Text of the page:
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David Gilmour - About Face CD (album) cover


David Gilmour


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2.85 | 280 ratings

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Cluster One
Prog Reviewer
2 stars I was completely underwhelmed with this record for sure. And if it wasn't a GILMOUR album, it most likely would have earned a (slightly) higher ranking than what I gave it. But considering what 'The Master' is capable of, he must pay the price for this half-effort.

Besides having one of the greatest songs (in my humble opinion) ever written by GILMOUR ('Murder') on it , "About Face" successfully does what it's title describes: it creates a completely different sound and feel from what we are used to from Dave. The only problem being, is that this new 'direction' is poor, poppy and unbelievably 'average'.

It's not because this album isn't progressive that I find it poor. GILMOUR's first, self-titled solo debut album wasn't overly progressive either, but at least it was raw, creative, and had many a good bluesy guitar moment. "About Face" however suffers from that cheesy-80's sound that permeates almost all albums from this era; only GILMOUR's angelic voice, and virtuoso guitar playing save this album from complete obscurity.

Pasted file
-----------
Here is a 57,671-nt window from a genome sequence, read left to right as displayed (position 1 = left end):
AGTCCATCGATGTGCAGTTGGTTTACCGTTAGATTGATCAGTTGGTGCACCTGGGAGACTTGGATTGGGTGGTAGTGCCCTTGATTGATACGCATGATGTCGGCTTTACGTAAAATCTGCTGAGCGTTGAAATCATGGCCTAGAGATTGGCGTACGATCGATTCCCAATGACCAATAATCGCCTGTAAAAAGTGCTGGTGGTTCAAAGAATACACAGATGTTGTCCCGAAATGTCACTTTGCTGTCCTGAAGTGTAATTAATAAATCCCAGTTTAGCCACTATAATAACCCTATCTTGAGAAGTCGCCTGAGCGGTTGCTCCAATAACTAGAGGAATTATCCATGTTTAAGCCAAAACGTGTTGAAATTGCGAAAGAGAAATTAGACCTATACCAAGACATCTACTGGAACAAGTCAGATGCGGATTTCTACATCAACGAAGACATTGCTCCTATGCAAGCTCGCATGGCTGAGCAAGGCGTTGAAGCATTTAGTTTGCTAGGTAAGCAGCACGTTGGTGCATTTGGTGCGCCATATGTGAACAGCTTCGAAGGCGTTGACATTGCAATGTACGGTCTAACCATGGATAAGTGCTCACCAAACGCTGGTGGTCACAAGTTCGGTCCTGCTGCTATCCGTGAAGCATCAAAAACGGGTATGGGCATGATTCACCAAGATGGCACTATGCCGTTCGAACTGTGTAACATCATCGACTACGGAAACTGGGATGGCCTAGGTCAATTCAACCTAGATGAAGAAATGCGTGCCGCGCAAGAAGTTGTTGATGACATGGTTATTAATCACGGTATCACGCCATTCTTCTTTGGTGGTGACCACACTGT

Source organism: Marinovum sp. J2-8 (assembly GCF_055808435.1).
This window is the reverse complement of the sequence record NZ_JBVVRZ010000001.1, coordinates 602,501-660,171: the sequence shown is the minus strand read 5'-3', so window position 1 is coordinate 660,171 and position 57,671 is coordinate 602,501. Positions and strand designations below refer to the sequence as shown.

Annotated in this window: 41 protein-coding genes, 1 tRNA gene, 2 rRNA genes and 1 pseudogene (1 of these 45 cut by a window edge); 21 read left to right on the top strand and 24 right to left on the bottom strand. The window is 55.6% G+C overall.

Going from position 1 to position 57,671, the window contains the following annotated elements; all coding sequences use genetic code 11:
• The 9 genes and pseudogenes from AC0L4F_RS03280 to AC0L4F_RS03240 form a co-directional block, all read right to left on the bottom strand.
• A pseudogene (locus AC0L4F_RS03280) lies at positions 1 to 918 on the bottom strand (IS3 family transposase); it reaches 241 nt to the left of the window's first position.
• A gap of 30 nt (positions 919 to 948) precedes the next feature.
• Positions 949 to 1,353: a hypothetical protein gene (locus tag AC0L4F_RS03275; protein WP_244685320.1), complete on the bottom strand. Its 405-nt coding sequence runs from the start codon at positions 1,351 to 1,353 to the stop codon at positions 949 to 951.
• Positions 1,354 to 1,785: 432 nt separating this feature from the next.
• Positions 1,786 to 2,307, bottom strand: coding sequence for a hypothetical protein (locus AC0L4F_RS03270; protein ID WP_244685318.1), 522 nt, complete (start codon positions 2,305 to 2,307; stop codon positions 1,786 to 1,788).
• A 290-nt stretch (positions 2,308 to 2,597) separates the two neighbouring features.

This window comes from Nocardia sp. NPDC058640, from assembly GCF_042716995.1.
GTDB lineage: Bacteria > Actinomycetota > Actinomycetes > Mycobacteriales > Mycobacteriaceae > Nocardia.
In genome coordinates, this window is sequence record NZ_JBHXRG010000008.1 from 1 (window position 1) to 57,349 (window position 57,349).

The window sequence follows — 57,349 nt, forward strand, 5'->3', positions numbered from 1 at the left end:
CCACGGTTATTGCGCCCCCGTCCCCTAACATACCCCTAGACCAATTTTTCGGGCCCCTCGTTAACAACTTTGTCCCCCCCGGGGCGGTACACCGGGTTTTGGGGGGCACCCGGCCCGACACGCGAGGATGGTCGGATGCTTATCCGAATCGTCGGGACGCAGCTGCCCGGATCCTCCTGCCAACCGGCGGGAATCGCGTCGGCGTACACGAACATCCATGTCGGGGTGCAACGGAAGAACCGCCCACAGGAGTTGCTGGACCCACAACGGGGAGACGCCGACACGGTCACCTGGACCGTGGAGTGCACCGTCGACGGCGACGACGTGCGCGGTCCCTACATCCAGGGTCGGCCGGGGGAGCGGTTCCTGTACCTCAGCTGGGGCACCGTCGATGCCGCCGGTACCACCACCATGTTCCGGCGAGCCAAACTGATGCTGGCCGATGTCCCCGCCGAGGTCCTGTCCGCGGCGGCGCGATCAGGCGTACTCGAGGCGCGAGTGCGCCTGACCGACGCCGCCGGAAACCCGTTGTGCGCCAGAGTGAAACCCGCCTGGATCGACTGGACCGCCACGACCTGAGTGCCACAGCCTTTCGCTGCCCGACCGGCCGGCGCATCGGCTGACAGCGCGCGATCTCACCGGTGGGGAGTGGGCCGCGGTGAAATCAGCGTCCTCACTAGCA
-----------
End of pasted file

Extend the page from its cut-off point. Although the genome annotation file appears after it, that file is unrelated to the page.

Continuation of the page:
Overall, this record has about as much creative passion and angst as a Sunday school sing-along. Two examples of the 'feel-good' feelings GILMOUR creates are on 'Out of the Blue' and 'Cruise', decent tunes, but both sugary-sweet and lacking any real emotion. The latter song at least samples some reggae rhythms that make it stand out a bit from the crowd.

PETE TOWNSHEND, that remarkable rock god, and creator of such mammoth reflections on humanity as "Tommy" and "Quadrophenia" trips out of the gate, and actually drags the album down even further with the two quickly-forgettable co-written songs of his: 'All Lovers Are Deranged' and 'Love on the Air'. As tasty as cold oatmeal...

Highlights: As mentioned, 'Murder' is a real gem, and GILMOUR's guitar work in the latter half of 'Near the End' is simply godlike.

One other good thing about this record is it saw GILMOUR get his feet wet again, post-FLOYD breaking up, as he hooked up again with producer Bob Ezrin. This would eventually lead to a much closer collaboration with said producer for FLOYD's 1987 - "A Momentary Lapse of Reason", a superior record in every way possible.

Cluster One | 2/5 |


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